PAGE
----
30 Days of Aloha

The Waikoloa Land Company, operators of the Waikoloa Beach Resort, including the Marriott Waikoloa, stepped up this year to pick up sponsorship of the Hawaii Island’s 30 Days of Aloha Festival from the previous, now-departed sponsor, Aloha Airlines. A committee selected a “royal court” and entourage from among community leaders. This court appears annually at each festival event in colorful royal costumes accompanied by traditional chanters and musicians.

Over the course of a weekend, it was possible to watch a “Ms. Aloha Nui” [Ms. “Big Aloha”] contest showcasing the large-sized Hawaiian beauties favored by generations of the island’s traditional royal courtiers and leaders. This was followed by a hotly contested falsetto singing contest event in which male singers and tellers of traditional Hawaiian songs and stories competed for cash prizes and a recording contract. Following the music and beauty competitions was a cooking contest in which the island’s leading makers of “poke,” a favorite Hawaiian combination of raw fish and local spices, vied for more prizes and the accolades of an island-wide population of poke lovers.

More music took place on Labor Day weekend at the Sheraton Keauhou Resort, which hosted the 16th annual Hawaiian Slack Key Guitar Festival. Producer Milton Kau of the Honolulu record company Kahoku Productions organized the event on the lush green, palm-fringed lawns of Sheraton’s luxury hotel just south of Kailua-Kona town. Some of the top traditional guitar players in Hawaii, a total of 15 recording groups, were introduced in successive performances at the four-hour concert event.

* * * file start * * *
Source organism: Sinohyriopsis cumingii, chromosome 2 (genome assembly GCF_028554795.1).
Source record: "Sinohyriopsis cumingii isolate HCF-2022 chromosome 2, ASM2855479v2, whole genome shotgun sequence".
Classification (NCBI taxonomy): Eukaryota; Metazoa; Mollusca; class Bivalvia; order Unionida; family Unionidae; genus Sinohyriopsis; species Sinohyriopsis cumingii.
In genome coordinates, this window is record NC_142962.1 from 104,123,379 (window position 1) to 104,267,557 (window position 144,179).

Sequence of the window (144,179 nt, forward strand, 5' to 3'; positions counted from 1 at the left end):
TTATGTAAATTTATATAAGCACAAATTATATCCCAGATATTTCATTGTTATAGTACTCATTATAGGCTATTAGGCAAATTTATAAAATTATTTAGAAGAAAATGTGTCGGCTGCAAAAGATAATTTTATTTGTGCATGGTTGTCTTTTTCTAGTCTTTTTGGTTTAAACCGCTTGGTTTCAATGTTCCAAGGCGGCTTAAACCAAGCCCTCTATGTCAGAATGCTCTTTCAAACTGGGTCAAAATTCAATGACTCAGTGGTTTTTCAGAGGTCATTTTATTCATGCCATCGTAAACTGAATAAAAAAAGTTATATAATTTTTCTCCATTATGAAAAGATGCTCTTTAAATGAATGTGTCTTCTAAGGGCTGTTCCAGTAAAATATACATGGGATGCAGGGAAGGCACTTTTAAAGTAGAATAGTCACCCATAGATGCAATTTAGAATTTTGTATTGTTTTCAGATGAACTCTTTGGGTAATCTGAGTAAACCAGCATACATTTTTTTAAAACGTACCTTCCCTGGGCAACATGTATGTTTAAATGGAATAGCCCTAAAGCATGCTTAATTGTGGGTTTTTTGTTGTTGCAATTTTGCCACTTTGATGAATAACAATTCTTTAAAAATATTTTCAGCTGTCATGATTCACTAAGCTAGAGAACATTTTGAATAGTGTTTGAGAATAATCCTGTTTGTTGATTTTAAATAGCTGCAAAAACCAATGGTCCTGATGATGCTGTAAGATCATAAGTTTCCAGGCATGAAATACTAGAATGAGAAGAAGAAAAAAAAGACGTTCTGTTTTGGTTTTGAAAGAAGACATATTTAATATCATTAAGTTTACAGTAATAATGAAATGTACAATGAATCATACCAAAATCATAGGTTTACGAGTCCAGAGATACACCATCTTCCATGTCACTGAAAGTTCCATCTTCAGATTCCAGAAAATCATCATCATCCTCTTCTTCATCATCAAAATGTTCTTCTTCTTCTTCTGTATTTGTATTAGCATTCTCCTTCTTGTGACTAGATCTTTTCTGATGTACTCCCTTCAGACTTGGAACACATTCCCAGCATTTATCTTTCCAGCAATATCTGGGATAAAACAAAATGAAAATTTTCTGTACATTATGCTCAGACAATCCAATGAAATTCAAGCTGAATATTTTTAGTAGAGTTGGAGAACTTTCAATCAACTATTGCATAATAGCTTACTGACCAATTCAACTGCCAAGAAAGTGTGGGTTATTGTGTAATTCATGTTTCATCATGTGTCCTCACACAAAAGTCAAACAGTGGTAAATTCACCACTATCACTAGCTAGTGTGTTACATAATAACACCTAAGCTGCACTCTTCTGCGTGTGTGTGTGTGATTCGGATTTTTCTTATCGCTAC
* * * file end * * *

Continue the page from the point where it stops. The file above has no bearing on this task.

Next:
“We are working with Brad Doyle, the sales and marketing director at the Sheraton, who has created weekend packages for festival guests and is hosting the performing guitarists,” said Kau. “We are also hoping to create a festival DVD to promote the event. We are trying to do what we can to help [bring] visitors to the out islands, which have been suffering this year.” Kau noted that attendance was noticeably lighter than in recent years.

Travel agents with gourmet food fans bound for Hawaii should check with the Big Island Visitors Bureau to ask about frequent charity events featuring top chefs from around the island and the state. There were at least three major events in the first two weeks of September.

We attended the spectacular “Evening in Paradise” for the United Way of Hawaii at the Mauna Lani Resort on the Kohala Coast. The event featured 15 chefs, each with their own booth serving oversized appetizers of their signature dishes, as well as several wine distributors and island microbreweries. Island musical entertainment ran throughout the evening, which allowed a prime opportunity for visitors to meet both local residents and discover favorite hotel and island restaurant chefs, all anxious to discuss their food creations and wine pairings with the visiting tasters. A similar event benefiting cancer research was held the same weekend at the nearby Four Seasons Hualalai Resort. In each case, the host hotel offered a charity golf tournament and weekend packages that attracted hungry golfers to the gourmet charity evenings.


High Adventure on a Cycle Tour